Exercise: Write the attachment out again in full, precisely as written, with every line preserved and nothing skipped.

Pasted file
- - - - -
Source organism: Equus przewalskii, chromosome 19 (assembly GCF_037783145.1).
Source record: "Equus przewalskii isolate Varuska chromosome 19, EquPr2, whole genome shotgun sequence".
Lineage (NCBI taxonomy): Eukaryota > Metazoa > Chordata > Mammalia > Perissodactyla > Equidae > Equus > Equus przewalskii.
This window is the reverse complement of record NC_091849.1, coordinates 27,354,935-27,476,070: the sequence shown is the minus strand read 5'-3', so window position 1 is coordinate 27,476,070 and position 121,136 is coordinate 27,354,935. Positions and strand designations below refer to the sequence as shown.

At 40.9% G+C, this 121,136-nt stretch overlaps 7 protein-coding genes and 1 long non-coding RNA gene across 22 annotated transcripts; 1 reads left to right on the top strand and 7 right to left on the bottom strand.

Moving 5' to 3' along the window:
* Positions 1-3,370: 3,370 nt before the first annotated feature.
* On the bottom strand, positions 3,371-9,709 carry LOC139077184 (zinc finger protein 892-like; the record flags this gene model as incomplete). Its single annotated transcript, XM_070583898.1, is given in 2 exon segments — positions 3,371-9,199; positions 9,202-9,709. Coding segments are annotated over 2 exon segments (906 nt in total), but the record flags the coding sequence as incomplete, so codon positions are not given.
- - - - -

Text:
Source organism: Equus przewalskii, chromosome 19 (assembly GCF_037783145.1).
Source record: "Equus przewalskii isolate Varuska chromosome 19, EquPr2, whole genome shotgun sequence".
Lineage (NCBI taxonomy): Eukaryota > Metazoa > Chordata > Mammalia > Perissodactyla > Equidae > Equus > Equus przewalskii.
This window is the reverse complement of record NC_091849.1, coordinates 27,354,935-27,476,070: the sequence shown is the minus strand read 5'-3', so window position 1 is coordinate 27,476,070 and position 121,136 is coordinate 27,354,935. Positions and strand designations below refer to the sequence as shown.

At 40.9% G+C, this 121,136-nt stretch overlaps 7 protein-coding genes and 1 long non-coding RNA gene across 22 annotated transcripts; 1 reads left to right on the top strand and 7 right to left on the bottom strand.

Moving 5' to 3' along the window:
* Positions 1-3,370: 3,370 nt before the first annotated feature.
* On the bottom strand, positions 3,371-9,709 carry LOC139077184 (zinc finger protein 892-like; the record flags this gene model as incomplete). Its single annotated transcript, XM_070583898.1, is given in 2 exon segments — positions 3,371-9,199; positions 9,202-9,709. Coding segments are annotated over 2 exon segments (906 nt in total), but the record flags the coding sequence as incomplete, so codon positions are not given.